We started adopting a Queue-Centric workflow recently at Goodvidio, although it's still too early to talk whether it served us well and what the benefits were. In this article I would like to talk about the mindset of adopting such an infrastructure and some key concepts you must keep in mind, especially when using AWS's SQS, a cloud hosted Messaging System.
What's a QCW
A QCW is purely described by the separation of the Web Tier that generates requests and the Service Tier that processes them and it's a subset of the CQRS pattern. Thus, loose coupling of the dependent services can be achieved.
The essential part here is that we are going from a direct response of the Server model to a I will process that later, continue with what you're doing model, moving towards a Tasks Based workflow. It's a great candidate for time consuming processes or when the possibility of a system to be down is high and won't be able to service requests immediately. The at-least-once delivery of requests can be guaranteed.
By Queue we are referring to a service that implements the standard data structure Queue and sits between a Producer and a Consumer. The Producers generates requests and puts them in the Queue via an API. The Consumer then reads the Queue and processes them. The communication is asynchronous which mean that the Producers won't get an immediate response from the requests that sends. Instead the Consumer may then choose to somehow inform the Producer about the results. Either by sending an email to the admin or by sending a message through a WebSocket that can then be displayed directly to the user.
Why to use it
While there are a lot of problems such a workflow can solve, the most common one is that the processing part of our application can't handle eager clients that are sending requests too fast or send requests that will take too long to process.
The Producers can send requests to the Consumer, through the Queue, as aggressively as he wants, but the Consumer will process them based on the current workload.
By keeping Requests to a separate place we can also not worry about losing requests since the Consumer can go off and back online again and start processing requests from the point where he left them.
There are many more gains but we found those to be the most essential problems we need to solve.
Consuming the Queue
A complex thing about consuming a Queue is that of the Consumer and the policy he follows for reading and processing messages. In general, the flow goes like this:
- Get the next available message from the top of the Queue
- Process the message
- Delete the message
It's essential to note that you need the message that is in the the top of the queue. Otherwise, you can't guarantee that all messages will be processed in the same time period. You need the FIFO policy. Unfortunately, AWS SQS can't guarantee that for you, because of their distributed nature and you have to implement such functionality by your self.
In order to get new messages, you have to ask the Queue once in a while if it has any messages. That's Polling. Several implementation provides some sort of Pushing mechanism that will directly notify a Consumer that there are pending messages to be processed. SQS doesn't support that, but they support Long Polling which is actually when we ask the Queue for new messages and if there are none, the connection is being kept alive until there is one or till the connection times out. SQS supports up to 20 seconds of Long Polling. After that, we must re ask the Queue and wait another 20 seconds.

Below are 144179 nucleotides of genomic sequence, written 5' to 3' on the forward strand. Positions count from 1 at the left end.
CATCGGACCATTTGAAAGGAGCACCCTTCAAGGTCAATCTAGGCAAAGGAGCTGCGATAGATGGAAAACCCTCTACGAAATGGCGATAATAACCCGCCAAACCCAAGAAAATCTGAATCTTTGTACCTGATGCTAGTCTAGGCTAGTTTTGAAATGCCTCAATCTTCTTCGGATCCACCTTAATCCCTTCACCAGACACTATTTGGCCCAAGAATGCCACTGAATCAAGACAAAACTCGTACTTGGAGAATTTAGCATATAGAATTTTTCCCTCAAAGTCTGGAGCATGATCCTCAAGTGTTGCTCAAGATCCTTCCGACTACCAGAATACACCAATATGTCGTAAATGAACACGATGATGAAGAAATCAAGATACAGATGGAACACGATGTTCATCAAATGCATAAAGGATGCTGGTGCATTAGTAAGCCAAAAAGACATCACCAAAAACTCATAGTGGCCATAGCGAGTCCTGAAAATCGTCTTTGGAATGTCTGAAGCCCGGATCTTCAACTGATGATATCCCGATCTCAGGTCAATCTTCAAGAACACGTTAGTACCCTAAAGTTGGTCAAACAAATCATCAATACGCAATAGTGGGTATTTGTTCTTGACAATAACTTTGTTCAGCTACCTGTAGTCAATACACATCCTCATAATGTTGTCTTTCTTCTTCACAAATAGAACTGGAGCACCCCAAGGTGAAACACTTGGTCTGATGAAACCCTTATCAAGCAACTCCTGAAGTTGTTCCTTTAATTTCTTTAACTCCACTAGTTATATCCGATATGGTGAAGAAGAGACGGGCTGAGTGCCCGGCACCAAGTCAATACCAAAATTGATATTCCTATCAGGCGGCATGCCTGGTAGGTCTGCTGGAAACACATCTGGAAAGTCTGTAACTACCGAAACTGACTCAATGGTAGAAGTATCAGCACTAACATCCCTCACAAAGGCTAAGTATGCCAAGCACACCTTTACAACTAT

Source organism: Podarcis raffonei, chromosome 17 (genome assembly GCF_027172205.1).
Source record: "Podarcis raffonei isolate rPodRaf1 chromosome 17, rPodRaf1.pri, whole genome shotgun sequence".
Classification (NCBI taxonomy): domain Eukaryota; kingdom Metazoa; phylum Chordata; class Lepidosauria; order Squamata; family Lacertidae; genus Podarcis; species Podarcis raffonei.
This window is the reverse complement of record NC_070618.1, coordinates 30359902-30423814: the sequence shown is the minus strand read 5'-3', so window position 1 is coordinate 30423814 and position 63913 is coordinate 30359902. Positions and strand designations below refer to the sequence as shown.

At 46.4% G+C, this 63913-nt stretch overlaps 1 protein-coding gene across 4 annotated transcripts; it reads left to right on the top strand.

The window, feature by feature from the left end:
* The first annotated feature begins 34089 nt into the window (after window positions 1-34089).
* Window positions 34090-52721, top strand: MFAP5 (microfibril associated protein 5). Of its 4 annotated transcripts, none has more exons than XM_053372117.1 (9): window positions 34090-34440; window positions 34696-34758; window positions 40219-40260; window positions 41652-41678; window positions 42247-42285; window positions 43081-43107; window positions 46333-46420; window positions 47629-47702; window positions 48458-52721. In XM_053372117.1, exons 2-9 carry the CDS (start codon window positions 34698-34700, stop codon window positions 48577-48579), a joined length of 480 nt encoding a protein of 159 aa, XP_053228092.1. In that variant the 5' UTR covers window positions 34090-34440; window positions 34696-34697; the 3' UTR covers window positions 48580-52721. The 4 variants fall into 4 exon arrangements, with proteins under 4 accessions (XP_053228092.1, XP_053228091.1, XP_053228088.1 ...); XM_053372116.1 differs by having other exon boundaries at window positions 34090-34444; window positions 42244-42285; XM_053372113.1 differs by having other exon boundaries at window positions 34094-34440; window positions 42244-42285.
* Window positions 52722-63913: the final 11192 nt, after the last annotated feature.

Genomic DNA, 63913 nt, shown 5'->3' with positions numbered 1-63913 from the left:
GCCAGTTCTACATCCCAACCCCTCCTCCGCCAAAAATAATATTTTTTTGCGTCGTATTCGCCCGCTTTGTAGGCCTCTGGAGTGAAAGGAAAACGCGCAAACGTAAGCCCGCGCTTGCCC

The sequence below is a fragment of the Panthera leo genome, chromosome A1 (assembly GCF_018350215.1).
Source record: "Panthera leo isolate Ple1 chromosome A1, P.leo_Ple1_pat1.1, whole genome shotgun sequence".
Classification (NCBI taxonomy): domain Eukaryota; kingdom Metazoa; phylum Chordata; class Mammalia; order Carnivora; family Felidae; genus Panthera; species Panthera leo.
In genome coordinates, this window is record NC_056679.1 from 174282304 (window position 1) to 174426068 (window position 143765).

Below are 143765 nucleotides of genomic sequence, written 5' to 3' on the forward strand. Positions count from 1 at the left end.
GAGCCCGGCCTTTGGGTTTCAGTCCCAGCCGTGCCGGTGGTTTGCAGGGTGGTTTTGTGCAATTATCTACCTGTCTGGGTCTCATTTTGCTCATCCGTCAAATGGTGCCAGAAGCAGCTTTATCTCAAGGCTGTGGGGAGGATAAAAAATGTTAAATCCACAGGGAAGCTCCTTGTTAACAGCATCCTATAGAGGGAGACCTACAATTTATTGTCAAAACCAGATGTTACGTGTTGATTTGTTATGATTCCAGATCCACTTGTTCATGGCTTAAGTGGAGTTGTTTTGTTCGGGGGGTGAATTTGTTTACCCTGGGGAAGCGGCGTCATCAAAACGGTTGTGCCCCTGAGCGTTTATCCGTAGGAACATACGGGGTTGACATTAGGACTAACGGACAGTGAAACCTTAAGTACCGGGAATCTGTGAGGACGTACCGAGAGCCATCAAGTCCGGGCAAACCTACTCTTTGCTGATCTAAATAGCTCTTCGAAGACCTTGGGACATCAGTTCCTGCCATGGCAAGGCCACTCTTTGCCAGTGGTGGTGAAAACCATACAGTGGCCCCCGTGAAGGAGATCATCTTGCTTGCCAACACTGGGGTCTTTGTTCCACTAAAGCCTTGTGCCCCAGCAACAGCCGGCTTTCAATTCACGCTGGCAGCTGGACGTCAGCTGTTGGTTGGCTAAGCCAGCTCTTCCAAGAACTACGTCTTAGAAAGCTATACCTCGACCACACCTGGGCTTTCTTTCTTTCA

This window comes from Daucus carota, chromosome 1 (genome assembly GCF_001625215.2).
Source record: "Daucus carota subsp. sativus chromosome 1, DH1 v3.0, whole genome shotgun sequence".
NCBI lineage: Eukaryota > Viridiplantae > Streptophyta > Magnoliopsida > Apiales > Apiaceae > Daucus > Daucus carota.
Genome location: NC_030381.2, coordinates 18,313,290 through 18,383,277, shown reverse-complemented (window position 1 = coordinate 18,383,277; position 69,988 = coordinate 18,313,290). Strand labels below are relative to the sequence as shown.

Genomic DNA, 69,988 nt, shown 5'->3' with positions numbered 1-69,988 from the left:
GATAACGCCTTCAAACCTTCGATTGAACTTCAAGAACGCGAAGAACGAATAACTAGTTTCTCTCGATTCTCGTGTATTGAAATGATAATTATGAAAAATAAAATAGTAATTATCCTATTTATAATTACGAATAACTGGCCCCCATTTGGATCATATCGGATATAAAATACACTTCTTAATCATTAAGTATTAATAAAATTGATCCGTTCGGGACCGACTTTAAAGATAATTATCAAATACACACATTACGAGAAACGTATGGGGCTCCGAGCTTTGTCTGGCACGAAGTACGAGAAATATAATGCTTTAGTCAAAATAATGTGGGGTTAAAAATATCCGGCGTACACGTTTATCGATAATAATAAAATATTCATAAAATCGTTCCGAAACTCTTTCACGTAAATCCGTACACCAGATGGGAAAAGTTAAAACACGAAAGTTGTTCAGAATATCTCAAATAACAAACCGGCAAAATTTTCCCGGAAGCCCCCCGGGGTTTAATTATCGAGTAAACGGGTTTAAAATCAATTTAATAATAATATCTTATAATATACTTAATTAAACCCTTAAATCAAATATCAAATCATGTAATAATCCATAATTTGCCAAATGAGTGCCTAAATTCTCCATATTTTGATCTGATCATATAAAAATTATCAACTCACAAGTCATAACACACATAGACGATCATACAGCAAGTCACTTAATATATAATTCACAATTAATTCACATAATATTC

While processing a message, a lot of things can go wrong that will make the process to fail. In such case, the message can't be deleted and must remain in the Queue in order to reprocess it. But if we leave it there, it's going to be returned over and over again and we can't be sure that is going to succeed the next time. Instead of deleting the message, the Queue can hide it for a specific period of time, so we can continue processing other messages and reprocess that message at some point in the future again. This is a Queue's Visibility Timeout.
Still, this won't guarantee that the message will be processed successfully at any time. The message may be poisoned, that means that it failed passing our domain's model requirements and that it won't be processed unless we change our logic. Those are called Poison Messages and a policy must be specified that will take care of those. For example, a counter may be kept for each poisoned message and after the third time that it failed to be processed it must be deleted.
Dead Letter Queues
In case of such a failure, you don't want to bypass that without investigating the cause. You'll need to know what was the reason that marked the message as poisoned. Hopefully, instead of deleting it after the third attempt, you can store it in a Dead Letter Queue. A Dead Letter Queue is simply another Queue that holds only the failed messages. Those can be messages that couldn't be processed or messages that couldn't be pushed in the Queue cause it's full or non responding. After you store them there, you can go back at any time and examine those messages and see what you have done wrong in the first place.
So we talked about what a QCW is, how it can be used and also for some key concepts of SQS such as Queue's Visibility Timeout, Polling, Poison Messages and Dead Letter Queues. AWS has a great documentation on SQS.
Also, Ben Addel has a nice implementation of a Nodejs SQS Consumer that uses Promises to do Long Polling. It is basic, without handling Poison Messages or using Dead Letter Queues and it's a great starting point.
I've also found the Queue Centric Workflow chapter of the Cloud Architecture Patterns books to have some excellent resources.
If you have any previous experience in any of the subjects talked above, please share it in the comments. Thank you!